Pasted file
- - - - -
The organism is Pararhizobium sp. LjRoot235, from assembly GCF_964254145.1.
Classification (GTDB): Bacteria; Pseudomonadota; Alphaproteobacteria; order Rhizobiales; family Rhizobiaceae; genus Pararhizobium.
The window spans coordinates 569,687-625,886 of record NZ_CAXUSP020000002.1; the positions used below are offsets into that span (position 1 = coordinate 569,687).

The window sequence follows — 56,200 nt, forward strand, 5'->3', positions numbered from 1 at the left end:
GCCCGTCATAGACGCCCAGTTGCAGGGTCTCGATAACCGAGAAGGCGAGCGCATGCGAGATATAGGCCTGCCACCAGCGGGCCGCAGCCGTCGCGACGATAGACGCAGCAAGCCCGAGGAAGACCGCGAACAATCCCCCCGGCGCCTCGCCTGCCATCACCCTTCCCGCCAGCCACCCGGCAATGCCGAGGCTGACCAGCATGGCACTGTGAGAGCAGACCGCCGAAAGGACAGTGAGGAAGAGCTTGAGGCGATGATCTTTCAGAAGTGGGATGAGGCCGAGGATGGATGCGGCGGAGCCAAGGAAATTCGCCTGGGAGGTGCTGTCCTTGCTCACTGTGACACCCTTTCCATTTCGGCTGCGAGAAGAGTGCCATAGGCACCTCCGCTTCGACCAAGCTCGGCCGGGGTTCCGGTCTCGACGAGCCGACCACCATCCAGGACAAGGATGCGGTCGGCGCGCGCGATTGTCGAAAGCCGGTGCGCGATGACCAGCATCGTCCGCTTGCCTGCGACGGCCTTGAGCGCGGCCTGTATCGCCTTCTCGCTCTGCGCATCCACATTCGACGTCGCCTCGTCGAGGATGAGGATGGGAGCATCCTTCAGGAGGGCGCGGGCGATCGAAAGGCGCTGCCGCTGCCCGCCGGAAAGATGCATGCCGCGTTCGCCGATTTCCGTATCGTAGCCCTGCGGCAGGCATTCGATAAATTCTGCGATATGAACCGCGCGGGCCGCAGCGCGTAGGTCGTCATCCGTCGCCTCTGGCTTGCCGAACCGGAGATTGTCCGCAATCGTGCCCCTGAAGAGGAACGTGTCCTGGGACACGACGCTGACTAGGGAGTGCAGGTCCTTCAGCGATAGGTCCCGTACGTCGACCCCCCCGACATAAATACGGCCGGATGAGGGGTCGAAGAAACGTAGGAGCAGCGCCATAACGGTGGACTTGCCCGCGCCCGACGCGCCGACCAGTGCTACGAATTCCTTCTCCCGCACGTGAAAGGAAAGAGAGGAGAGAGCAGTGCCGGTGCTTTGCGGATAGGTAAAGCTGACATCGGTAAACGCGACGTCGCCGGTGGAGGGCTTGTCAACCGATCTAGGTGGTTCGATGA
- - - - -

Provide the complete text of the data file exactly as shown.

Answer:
The organism is Pararhizobium sp. LjRoot235, from assembly GCF_964254145.1.
Classification (GTDB): Bacteria; Pseudomonadota; Alphaproteobacteria; order Rhizobiales; family Rhizobiaceae; genus Pararhizobium.
The window spans coordinates 569,687-625,886 of record NZ_CAXUSP020000002.1; the positions used below are offsets into that span (position 1 = coordinate 569,687).

The window sequence follows — 56,200 nt, forward strand, 5'->3', positions numbered from 1 at the left end:
GCCCGTCATAGACGCCCAGTTGCAGGGTCTCGATAACCGAGAAGGCGAGCGCATGCGAGATATAGGCCTGCCACCAGCGGGCCGCAGCCGTCGCGACGATAGACGCAGCAAGCCCGAGGAAGACCGCGAACAATCCCCCCGGCGCCTCGCCTGCCATCACCCTTCCCGCCAGCCACCCGGCAATGCCGAGGCTGACCAGCATGGCACTGTGAGAGCAGACCGCCGAAAGGACAGTGAGGAAGAGCTTGAGGCGATGATCTTTCAGAAGTGGGATGAGGCCGAGGATGGATGCGGCGGAGCCAAGGAAATTCGCCTGGGAGGTGCTGTCCTTGCTCACTGTGACACCCTTTCCATTTCGGCTGCGAGAAGAGTGCCATAGGCACCTCCGCTTCGACCAAGCTCGGCCGGGGTTCCGGTCTCGACGAGCCGACCACCATCCAGGACAAGGATGCGGTCGGCGCGCGCGATTGTCGAAAGCCGGTGCGCGATGACCAGCATCGTCCGCTTGCCTGCGACGGCCTTGAGCGCGGCCTGTATCGCCTTCTCGCTCTGCGCATCCACATTCGACGTCGCCTCGTCGAGGATGAGGATGGGAGCATCCTTCAGGAGGGCGCGGGCGATCGAAAGGCGCTGCCGCTGCCCGCCGGAAAGATGCATGCCGCGTTCGCCGATTTCCGTATCGTAGCCCTGCGGCAGGCATTCGATAAATTCTGCGATATGAACCGCGCGGGCCGCAGCGCGTAGGTCGTCATCCGTCGCCTCTGGCTTGCCGAACCGGAGATTGTCCGCAATCGTGCCCCTGAAGAGGAACGTGTCCTGGGACACGACGCTGACTAGGGAGTGCAGGTCCTTCAGCGATAGGTCCCGTACGTCGACCCCCCCGACATAAATACGGCCGGATGAGGGGTCGAAGAAACGTAGGAGCAGCGCCATAACGGTGGACTTGCCCGCGCCCGACGCGCCGACCAGTGCTACGAATTCCTTCTCCCGCACGTGAAAGGAAAGAGAGGAGAGAGCAGTGCCGGTGCTTTGCGGATAGGTAAAGCTGACATCGGTAAACGCGACGTCGCCGGTGGAGGGCTTGTCAACCGATCTAGGTGGTTCGATGA